Power Sector Generation – 2018
The Government of Pakistan made a provision of efficient electricity supply system as one of the key objectives of the National Power Policy 2013. To achieve this, the Government set in a motion a huge program of power generation and infrastructure through both the additions through the China-Pakistan Economic Corridor (CPEC) and Federal Government spending. Help was also sought from the private sector and multi-lateral agencies for the improvement and development of Pakistan’s power sector. The following sections provide an overview of the generation sector and discusses new generation capacity, public sector generation’s woes and difficulty and progress made so far on critical power generation projects.
The following projects have been added to the national grid as per the CPEC program:
Operational Power generation Projects – China Pakistan Economic Corridor
|1,320 MW Port Qasim||Supercritical coal power plant||1st unit operationalized while second unit awaits COD|
|1,320 MW Sahiwal Imported Coal||Supercritical coal power plant||Project completed in 2017 and connected to national grid|
Apart from the CPEC projects, the Government’s own power sector generation initiatives are as follows. As it can be seen however, that performance of the public-sector generation projects requires a much-improved performance than the one currently demonstrated.
Near Operational Power generation Projects – Public Sector
|Quaid-e-Azam RLNG Power Project||1,320 MW RLNG Power Project||Not operationalized.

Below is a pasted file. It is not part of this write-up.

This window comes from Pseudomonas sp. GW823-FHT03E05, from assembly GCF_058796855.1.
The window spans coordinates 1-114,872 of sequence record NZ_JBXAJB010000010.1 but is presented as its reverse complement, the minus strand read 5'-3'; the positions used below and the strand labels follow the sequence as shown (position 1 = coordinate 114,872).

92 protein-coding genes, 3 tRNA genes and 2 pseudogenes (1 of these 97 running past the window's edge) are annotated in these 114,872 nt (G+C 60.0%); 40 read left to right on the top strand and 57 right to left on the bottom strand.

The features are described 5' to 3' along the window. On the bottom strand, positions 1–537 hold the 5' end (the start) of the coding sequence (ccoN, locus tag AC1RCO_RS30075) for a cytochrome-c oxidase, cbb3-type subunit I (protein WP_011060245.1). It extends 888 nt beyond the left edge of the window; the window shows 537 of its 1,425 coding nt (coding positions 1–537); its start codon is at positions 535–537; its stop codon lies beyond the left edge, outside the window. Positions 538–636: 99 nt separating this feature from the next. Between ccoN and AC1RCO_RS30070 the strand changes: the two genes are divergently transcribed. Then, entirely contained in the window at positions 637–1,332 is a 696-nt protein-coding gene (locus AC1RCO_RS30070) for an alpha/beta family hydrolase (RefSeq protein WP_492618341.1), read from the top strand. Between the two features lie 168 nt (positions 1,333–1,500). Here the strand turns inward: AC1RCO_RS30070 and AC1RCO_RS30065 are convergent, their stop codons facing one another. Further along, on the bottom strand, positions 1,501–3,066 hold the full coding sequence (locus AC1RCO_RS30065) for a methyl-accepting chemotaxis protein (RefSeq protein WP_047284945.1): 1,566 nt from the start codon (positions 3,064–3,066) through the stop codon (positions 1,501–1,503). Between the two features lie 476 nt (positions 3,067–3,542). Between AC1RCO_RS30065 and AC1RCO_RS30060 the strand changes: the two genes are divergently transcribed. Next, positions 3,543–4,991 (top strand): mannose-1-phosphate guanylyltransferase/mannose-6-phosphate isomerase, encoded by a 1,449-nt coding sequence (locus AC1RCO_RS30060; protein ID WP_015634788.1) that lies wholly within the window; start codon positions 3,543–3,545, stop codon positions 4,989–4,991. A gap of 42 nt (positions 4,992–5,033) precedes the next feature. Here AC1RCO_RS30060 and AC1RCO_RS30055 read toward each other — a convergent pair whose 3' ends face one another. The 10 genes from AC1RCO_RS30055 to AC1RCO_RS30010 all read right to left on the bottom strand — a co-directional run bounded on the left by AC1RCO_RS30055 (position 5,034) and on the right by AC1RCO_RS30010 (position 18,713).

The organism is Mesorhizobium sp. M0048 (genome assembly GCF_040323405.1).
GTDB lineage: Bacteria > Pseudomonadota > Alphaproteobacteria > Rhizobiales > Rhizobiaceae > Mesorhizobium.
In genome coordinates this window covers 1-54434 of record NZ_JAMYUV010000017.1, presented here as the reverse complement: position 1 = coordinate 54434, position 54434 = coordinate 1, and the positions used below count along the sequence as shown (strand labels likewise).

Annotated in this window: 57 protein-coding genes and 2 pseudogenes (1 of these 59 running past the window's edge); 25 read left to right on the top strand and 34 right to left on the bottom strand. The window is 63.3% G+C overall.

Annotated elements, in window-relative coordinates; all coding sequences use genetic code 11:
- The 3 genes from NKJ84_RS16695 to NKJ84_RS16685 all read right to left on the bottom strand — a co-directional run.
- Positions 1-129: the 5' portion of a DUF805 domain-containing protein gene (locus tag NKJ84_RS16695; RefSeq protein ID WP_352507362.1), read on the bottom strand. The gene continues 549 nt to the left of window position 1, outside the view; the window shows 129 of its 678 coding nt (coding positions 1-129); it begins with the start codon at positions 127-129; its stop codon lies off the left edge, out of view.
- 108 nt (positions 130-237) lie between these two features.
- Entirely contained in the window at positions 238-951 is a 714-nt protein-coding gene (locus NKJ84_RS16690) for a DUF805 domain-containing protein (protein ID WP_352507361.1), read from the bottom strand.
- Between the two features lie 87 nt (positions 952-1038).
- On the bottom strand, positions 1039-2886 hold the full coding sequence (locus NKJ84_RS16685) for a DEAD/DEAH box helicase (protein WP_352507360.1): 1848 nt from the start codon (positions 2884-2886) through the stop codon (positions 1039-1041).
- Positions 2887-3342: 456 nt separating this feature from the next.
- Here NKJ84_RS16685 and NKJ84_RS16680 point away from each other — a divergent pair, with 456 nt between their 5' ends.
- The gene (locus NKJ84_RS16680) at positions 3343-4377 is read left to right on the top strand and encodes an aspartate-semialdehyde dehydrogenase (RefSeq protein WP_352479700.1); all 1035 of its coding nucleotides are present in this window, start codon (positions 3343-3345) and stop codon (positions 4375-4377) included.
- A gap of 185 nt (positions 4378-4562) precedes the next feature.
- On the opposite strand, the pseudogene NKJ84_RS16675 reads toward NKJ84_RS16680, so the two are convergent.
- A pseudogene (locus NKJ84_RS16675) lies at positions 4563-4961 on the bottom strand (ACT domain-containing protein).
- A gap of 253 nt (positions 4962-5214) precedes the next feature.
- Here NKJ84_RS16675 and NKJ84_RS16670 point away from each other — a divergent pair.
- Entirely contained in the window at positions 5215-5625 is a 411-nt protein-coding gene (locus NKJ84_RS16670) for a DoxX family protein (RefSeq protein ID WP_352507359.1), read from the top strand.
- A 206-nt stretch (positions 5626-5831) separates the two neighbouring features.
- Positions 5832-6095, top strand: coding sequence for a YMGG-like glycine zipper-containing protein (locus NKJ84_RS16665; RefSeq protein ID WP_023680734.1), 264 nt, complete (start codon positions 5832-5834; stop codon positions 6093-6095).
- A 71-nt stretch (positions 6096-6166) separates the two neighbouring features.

Produced 66 million Kwh in the month of Feb 2018 as compared to monthly optimum production capacity of 807 million Kwh (8.2%).
|Balloki Power Project||1,320 MW RLNG Power Project||Not operationalized completely.
Produced 17 million Kwh in the month of Feb 2018 as compared to monthly optimum production capacity of 807 million Kwh (2.1%).
|Havelli Bahadur||1,320 MW RLNG Power Project||Not operationalized completely.
Produced 33 million Kwh in the month of Feb 2018 as compared to monthly optimum production capacity of 807 million Kwh (4.1%).
|Tarbela IV||1,410 MW Hydro power||First unit (470 MW) commissioned in February 2018 while unit 2 will be commissioned in May 2018 and unit 3 in June 2018.|
|Neelum Jhelum||969 MW hydro power||Not functional. Cost increased to Rs. 507 billion for project completion.|
Source: NEPRA’s Monthly Fuel Price Adjustment Data
The above picture is a gloomy one indeed. The RLNG power plants are producing next to nothing to the national grid and raises serious questions as to their operational viability. The earlier commissioning date for the Haveli Bahadur Shah RLNG plant was April 15. Under the agreement, the COD (Commercial Operation Date) of both the projects was January 9, but so far these are not functional despite the lapse of over five months. While the government wanted these projects to come online before May 2018 – the testing phase keep pushing the eventual operations delayed. The production in the range of 4% – 8% has also affected the RLNG supply chain.